Fado is thought to have been born spontaneously out of Lisbon’s popular and working-class gatherings during the 19th century, in taverns, on the street, in the city's orchards or in bullfighting pageants.  Fado evokes an aura of urban daily life, and in a first phase is associated to social contexts of marginality and lowlife. The fado singer is embodied in the figure of the faia, a ruffian sporting a rough and husky voice, covered in tattoos, quick with the flick knife and speaking in jargon and slang.

From its origins in the fringes of society, fado evolved to become the Portuguese national song and to be classified as cultural heritage of humanity, in 2011, conquering the word with fadistas such as Carlos do Carmo and Amália Rodrigues and more recently, Mariza, Camané, Carminho and Ana Moura.

There are several styles of fado, but the primitive, or original ones are three: fado “à Capela”, fado “Corrido” and fado “Castiço”. Characteristically fado is sung by a single voice, either male or female, accompanied by string instruments, such as the classical guitar and the Portuguese guitar. The timbre of the Portuguese guitar is so unmistakable that any Portuguese will recognise it at the first chords, wherever it is played. This musical instrument is loaded with symbolism and, through its long-standing alliance with Fado, it has come to be associated with the Portuguese "way of being", with its sound naturally evoking words such as fate and saudade, or melancholic longing. The Portuguese guitar is a cordophone with a pear-shaped body. It is a plucked string instrument with twelve steel strings, strung in six courses of two strings which can be played in different tunings. The tuning that became dominant, however, was the so-called Fado tuning: B-A-E-B-A-D, starting from the higher strings. The Portuguese guitar technique is based‐ on a particular right-hand finger picking using the index and the thumb nails. This Lisbon version of this instruments (there a slightly different Coimbra version) usually features a scroll ornament adorning the tuning machine.

The word Fado comes from the Latin fatumFatum meant fate, i.e., something that was predestined to be and could not be changed. The word Fado enters the Portuguese lexicon as something explained by divine providence and prescience about human events, and the Portuguese people face their fortunes or misfortunes accordingly.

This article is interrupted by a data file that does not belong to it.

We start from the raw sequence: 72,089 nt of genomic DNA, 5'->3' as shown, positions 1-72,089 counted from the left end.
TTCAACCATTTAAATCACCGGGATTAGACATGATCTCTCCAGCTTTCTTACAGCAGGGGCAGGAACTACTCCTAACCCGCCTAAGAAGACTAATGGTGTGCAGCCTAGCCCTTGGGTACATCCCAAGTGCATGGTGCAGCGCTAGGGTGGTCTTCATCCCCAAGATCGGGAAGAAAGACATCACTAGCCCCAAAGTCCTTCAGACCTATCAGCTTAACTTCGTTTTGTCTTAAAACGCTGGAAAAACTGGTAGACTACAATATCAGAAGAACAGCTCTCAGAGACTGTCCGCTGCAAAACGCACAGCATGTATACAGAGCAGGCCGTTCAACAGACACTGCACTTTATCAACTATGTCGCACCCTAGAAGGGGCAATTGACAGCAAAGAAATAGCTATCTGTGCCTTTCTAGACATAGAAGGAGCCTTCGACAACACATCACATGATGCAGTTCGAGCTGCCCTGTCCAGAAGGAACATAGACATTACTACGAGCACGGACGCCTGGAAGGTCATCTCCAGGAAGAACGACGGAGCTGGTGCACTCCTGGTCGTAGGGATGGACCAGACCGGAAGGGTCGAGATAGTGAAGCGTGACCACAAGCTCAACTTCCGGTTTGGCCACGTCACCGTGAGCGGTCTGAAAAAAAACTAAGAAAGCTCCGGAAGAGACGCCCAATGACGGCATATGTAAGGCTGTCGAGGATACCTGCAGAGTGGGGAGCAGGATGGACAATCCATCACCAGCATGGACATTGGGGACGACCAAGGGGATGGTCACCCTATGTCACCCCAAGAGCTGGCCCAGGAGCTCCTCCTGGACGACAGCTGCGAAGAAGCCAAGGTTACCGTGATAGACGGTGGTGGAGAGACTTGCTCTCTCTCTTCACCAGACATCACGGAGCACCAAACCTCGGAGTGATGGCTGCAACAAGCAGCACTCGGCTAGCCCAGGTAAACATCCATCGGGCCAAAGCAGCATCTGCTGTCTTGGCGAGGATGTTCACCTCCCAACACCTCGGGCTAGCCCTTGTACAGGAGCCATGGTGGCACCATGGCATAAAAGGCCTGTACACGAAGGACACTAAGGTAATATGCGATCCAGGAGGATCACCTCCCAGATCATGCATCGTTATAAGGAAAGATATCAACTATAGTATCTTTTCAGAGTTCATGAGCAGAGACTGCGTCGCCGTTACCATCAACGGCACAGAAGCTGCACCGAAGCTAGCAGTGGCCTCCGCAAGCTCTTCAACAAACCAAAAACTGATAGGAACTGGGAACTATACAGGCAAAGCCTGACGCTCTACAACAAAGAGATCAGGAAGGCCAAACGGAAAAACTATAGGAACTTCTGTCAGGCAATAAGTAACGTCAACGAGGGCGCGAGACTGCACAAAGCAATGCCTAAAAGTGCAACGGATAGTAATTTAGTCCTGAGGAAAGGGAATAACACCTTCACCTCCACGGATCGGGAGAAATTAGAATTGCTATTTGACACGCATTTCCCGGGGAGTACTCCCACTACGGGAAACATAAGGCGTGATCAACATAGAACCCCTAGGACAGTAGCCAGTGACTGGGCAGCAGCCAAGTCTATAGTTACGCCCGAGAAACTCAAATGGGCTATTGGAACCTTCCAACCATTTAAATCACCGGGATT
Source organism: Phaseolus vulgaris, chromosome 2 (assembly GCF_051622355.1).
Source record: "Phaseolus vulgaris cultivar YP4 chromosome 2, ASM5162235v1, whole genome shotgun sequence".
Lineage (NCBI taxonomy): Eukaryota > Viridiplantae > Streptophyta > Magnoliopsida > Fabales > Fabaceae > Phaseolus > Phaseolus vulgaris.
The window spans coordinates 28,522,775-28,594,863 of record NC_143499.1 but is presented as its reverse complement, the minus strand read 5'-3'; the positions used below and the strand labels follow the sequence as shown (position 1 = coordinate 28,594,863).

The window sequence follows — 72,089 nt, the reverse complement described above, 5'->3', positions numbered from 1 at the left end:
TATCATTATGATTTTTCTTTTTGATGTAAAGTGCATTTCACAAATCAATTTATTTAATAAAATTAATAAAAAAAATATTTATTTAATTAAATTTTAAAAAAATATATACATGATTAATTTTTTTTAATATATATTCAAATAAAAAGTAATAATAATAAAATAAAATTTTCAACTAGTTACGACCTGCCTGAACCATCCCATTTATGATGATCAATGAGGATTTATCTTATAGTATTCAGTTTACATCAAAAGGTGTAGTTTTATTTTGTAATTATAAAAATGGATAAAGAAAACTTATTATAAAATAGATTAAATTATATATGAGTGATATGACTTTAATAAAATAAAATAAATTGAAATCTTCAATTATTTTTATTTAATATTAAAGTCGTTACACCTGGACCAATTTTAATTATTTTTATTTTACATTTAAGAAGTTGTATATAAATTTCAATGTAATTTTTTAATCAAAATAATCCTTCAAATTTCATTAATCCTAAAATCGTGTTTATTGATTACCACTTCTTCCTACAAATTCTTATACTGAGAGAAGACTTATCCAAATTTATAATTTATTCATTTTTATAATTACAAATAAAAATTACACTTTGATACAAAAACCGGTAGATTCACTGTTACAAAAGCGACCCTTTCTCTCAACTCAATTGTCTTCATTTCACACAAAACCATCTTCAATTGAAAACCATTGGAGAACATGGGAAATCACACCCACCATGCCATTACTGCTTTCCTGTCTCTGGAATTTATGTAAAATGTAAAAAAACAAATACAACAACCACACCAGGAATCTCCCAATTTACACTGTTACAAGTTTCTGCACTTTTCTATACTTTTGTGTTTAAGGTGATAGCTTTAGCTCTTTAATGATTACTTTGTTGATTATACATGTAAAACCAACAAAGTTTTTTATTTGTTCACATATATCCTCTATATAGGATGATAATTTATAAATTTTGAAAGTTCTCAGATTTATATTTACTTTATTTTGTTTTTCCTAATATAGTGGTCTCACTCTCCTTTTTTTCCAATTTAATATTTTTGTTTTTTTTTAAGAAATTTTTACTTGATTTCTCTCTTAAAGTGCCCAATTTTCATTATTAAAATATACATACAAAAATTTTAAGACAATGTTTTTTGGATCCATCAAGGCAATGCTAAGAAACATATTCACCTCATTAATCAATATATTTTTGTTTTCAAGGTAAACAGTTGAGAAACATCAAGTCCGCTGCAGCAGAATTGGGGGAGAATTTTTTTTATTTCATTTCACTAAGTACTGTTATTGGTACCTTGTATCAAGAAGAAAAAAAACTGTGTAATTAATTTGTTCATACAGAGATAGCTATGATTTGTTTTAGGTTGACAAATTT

Within the three main fado styles, there are around 140 varieties, including: Tango, Franklin, Alberto, Maria Vitória, Marceneiro, Viana, Bailado, Carriche, Pierrot, Pinóia, Porto and Zé Grande. Despite the variety of Fado types, its structure has always kept the foundational principles, with minor changes.

One of the most striking features of Fado is its capacity to move people who do not speak Portuguese. The recent international success of Fado is anchored in heavily charged performances which overcome any linguistic barrier.  For the Portuguese, Fado means identity, and that has always been the case and it is still true. The notion that Fado might lose its appeal among the younger generations, connected to contents more in touch with modernity, proved to be wrong. Fado was able to regenerate itself, having become one of the most relevant genres within current World Music.

The best you can do is go and listen to fado, even if you don’t understand the language. Listening to fado is buying a one-way ticket that will plunge you right into Portuguese culture.

We recommend the following fado venues, according to proximity to your apartment unit:

If you are staying at:

  • Hello Lisbon Santa Apolónia Apartments
  • Hello Lisbon Castelo Apartments

We recommend:

  • Restaurante Marquês da Sé
  • Restaurante Parreirinha de Alfama

If you are staying at:

  • Hello Lisbon São Bento Valley Boutique Apartments
  • Hello Lisbon Bairro Alto Apartments
  • Hello Lisbon Cais do Sodré Apartments
  • Hello Lisbon Santos Apartments
  • Hello Lisbon Rossio Collection Apartments
  • Hello Lisbon Marquês de Pombal Apartments

We recommend:

  • Restaurante Adega Machado
  • Restaurante O Faia
  • Restaurante Sr. Vinho

To book a table, contact us to:

Email: info@hello-lisbon.com
Phone no. +351 937 771 777
Chat Concierge: http://customercare.hello-lisbon.com/concierge/
Video call at the kiosk of your apartment unit

We hope you enjoy!

Pedro Mata - Hello Lisbon Manager

Please note, your browser is out of date.
For a good browsing experience we recommend using the latest version of Chrome, Firefox, Safari, Opera or Internet Explorer.